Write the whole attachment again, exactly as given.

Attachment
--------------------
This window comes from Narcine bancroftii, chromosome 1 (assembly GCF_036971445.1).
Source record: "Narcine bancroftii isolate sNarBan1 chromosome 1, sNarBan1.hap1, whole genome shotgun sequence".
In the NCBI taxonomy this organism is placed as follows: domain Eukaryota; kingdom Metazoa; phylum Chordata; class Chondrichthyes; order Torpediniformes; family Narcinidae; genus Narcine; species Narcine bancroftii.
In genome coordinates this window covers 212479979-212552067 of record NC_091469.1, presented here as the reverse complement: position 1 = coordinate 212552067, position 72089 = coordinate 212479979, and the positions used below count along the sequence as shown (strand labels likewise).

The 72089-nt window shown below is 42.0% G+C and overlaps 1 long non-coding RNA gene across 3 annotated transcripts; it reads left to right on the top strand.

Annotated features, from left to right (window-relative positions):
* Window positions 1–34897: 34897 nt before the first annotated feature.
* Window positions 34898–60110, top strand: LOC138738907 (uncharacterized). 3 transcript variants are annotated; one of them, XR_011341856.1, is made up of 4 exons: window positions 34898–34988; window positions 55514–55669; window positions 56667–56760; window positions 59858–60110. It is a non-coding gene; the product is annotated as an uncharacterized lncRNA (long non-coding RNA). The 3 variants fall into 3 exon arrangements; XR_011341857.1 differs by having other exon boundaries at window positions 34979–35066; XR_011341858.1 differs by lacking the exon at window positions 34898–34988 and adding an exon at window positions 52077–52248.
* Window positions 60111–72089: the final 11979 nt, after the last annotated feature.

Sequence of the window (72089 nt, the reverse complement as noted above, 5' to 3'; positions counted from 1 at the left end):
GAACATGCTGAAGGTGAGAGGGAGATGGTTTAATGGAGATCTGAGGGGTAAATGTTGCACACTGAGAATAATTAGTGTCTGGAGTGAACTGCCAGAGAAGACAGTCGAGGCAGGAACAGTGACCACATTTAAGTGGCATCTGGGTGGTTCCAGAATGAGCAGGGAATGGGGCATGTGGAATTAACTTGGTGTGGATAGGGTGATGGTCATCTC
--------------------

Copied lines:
This window comes from Narcine bancroftii, chromosome 1 (assembly GCF_036971445.1).
Source record: "Narcine bancroftii isolate sNarBan1 chromosome 1, sNarBan1.hap1, whole genome shotgun sequence".
In the NCBI taxonomy this organism is placed as follows: domain Eukaryota; kingdom Metazoa; phylum Chordata; class Chondrichthyes; order Torpediniformes; family Narcinidae; genus Narcine; species Narcine bancroftii.
In genome coordinates this window covers 212479979-212552067 of record NC_091469.1, presented here as the reverse complement: position 1 = coordinate 212552067, position 72089 = coordinate 212479979, and the positions used below count along the sequence as shown (strand labels likewise).

The 72089-nt window shown below is 42.0% G+C and overlaps 1 long non-coding RNA gene across 3 annotated transcripts; it reads left to right on the top strand.

Annotated features, from left to right (window-relative positions):
* Window positions 1–34897: 34897 nt before the first annotated feature.
* Window positions 34898–60110, top strand: LOC138738907 (uncharacterized). 3 transcript variants are annotated; one of them, XR_011341856.1, is made up of 4 exons: window positions 34898–34988; window positions 55514–55669; window positions 56667–56760; window positions 59858–60110. It is a non-coding gene; the product is annotated as an uncharacterized lncRNA (long non-coding RNA). The 3 variants fall into 3 exon arrangements; XR_011341857.1 differs by having other exon boundaries at window positions 34979–35066; XR_011341858.1 differs by lacking the exon at window positions 34898–34988 and adding an exon at window positions 52077–52248.
* Window positions 60111–72089: the final 11979 nt, after the last annotated feature.

Sequence of the window (72089 nt, the reverse complement as noted above, 5' to 3'; positions counted from 1 at the left end):
GAACATGCTGAAGGTGAGAGGGAGATGGTTTAATGGAGATCTGAGGGGTAAATGTTGCACACTGAGAATAATTAGTGTCTGGAGTGAACTGCCAGAGAAGACAGTCGAGGCAGGAACAGTGACCACATTTAAGTGGCATCTGGGTGGTTCCAGAATGAGCAGGGAATGGGGCATGTGGAATTAACTTGGTGTGGATAGGGTGATGGTCATCTC